Built in 1660, Guildford House Gallery occupies a site in the heart of Guildford, on the High Street paved with granite sets which leads down to the river Wey. The four-storey property was built as a wealthy merchant's house and still has many of its original features, including a beautifully carved staircase, moulded plaster ceilings and oak and pine panelling.
The Gallery occupies the whole of the first floor and part of the ground floor and hosts a changing series of temporary exhibitions. The building is owned and managed by Guildford Borough Council.
The collection comprises more than 550 pieces, spans more than 250 years and includes a plethora of media – oil paintings, watercolours, pastels, etchings, engravings, prints, textiles, ceramics, sculpture and glass. Many of the works are by local artists and those with a strong Guildford connection. Other pieces have associations with the Guildford area and Surrey. Guildford House Gallery is well known for the many works it owns by Guildford's most famous son John Russell (1745–1806), RA. He was pastel painter to George III and his son, the Prince of Wales (later George IV).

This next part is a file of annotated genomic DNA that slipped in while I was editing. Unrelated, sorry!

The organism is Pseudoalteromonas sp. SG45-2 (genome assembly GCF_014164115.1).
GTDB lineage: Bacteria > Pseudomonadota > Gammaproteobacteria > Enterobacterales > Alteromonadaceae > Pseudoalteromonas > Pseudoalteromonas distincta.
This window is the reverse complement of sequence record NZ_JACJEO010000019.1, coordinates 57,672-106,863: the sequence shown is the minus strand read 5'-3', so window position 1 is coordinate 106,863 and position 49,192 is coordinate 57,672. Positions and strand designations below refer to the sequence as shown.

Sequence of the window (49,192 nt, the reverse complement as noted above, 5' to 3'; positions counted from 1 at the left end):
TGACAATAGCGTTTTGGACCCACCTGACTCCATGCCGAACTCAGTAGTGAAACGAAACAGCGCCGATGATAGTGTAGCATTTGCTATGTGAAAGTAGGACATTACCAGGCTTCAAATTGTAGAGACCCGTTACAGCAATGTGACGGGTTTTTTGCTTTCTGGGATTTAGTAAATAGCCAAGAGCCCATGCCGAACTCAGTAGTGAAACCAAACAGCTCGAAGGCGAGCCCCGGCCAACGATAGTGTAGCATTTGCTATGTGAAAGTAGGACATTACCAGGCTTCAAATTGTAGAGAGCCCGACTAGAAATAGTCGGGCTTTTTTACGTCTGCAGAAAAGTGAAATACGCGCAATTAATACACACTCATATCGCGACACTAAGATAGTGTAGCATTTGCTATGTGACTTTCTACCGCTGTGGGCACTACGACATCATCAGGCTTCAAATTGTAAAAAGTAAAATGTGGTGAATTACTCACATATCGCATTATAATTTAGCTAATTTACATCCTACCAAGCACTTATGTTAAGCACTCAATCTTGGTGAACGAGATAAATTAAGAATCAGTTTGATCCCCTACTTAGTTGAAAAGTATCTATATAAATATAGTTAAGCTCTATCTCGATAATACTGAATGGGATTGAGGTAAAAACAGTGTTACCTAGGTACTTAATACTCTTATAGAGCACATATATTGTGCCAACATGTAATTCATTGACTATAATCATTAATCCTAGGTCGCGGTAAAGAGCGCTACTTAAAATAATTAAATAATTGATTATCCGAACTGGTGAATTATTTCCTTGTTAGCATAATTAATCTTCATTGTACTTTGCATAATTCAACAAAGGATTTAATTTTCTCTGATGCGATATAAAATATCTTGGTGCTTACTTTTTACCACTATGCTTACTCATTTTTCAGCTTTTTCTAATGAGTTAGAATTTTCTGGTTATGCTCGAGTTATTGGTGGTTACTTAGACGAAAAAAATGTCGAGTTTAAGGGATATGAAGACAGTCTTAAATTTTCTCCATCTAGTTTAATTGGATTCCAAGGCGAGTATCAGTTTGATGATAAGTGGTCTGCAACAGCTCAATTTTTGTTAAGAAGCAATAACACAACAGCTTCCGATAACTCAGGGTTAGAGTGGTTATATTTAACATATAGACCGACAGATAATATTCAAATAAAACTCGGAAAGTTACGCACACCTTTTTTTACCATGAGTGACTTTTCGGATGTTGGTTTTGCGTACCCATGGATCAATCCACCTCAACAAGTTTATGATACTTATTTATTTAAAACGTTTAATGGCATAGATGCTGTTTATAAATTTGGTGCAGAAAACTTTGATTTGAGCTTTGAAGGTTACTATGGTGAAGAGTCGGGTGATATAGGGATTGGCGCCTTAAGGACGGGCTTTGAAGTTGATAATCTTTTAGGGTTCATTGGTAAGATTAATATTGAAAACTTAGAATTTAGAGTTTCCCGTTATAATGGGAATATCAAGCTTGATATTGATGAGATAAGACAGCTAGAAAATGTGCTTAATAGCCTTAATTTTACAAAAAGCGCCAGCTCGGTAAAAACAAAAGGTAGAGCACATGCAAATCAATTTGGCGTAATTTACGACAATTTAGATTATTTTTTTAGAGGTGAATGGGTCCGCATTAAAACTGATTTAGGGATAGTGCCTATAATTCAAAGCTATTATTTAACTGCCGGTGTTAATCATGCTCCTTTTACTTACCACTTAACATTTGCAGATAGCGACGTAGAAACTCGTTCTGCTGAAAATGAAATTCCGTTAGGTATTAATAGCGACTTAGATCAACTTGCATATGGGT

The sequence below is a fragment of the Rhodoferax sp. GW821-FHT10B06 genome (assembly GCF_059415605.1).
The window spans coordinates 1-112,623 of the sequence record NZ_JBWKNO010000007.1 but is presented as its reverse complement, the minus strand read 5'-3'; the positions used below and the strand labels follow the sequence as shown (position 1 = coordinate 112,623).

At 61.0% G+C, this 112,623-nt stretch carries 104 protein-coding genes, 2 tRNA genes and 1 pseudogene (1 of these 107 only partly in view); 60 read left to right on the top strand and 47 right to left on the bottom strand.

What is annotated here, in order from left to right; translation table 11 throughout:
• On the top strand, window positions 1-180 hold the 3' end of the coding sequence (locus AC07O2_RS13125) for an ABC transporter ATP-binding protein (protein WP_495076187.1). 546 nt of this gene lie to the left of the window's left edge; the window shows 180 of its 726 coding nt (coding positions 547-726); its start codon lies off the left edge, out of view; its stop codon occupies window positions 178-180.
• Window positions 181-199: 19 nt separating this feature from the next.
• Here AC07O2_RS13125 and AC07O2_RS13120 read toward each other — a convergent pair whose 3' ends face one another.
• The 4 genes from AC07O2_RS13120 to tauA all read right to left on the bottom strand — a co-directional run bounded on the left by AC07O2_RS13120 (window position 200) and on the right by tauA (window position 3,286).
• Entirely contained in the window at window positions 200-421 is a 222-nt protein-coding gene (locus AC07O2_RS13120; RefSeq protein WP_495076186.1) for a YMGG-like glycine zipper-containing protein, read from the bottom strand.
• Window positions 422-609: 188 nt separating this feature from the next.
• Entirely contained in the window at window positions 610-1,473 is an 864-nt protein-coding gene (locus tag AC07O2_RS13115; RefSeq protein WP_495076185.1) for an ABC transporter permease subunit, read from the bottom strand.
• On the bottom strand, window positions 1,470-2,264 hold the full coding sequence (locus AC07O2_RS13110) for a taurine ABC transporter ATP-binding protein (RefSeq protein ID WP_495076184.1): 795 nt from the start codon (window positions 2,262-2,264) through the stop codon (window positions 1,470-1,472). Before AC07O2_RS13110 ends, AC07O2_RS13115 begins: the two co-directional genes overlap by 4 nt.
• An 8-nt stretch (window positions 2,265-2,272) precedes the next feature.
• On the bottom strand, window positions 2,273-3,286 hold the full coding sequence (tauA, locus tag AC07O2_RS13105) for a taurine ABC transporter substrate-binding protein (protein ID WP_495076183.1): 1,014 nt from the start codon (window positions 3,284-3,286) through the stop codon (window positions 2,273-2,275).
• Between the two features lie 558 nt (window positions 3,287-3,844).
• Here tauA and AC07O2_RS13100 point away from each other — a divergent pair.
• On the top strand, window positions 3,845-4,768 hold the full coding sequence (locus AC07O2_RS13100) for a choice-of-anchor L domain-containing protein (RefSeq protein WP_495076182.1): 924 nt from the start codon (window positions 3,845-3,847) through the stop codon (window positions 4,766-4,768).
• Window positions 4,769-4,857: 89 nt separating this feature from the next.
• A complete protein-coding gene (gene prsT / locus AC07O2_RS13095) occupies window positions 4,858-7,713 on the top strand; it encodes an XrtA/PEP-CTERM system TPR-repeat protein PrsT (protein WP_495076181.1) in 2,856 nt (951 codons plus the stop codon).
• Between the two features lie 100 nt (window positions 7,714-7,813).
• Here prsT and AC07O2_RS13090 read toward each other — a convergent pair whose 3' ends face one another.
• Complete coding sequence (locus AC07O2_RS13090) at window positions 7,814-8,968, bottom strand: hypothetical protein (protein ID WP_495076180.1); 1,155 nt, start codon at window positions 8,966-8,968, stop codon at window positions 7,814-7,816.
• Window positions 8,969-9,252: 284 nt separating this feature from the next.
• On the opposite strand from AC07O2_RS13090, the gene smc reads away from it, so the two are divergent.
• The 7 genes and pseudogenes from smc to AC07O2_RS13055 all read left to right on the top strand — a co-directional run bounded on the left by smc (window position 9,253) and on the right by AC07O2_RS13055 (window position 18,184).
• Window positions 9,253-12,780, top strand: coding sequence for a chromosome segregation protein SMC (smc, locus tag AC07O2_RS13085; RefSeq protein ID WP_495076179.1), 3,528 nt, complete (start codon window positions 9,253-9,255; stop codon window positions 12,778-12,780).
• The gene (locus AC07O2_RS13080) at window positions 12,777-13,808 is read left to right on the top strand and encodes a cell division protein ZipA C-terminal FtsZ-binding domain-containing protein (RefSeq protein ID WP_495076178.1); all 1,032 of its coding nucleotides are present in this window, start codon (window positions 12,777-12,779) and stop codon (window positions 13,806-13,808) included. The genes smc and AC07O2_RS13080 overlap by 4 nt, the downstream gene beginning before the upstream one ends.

The collection has been built up through gift, bequest and purchase over the past 50 years, and many of its historically most significant works have been acquired with assistance from national and local grant aid. New works are added to the collection every year. The collection is not on continuous display. Instead, the works are integrated carefully into the Gallery's varied exhibition programme.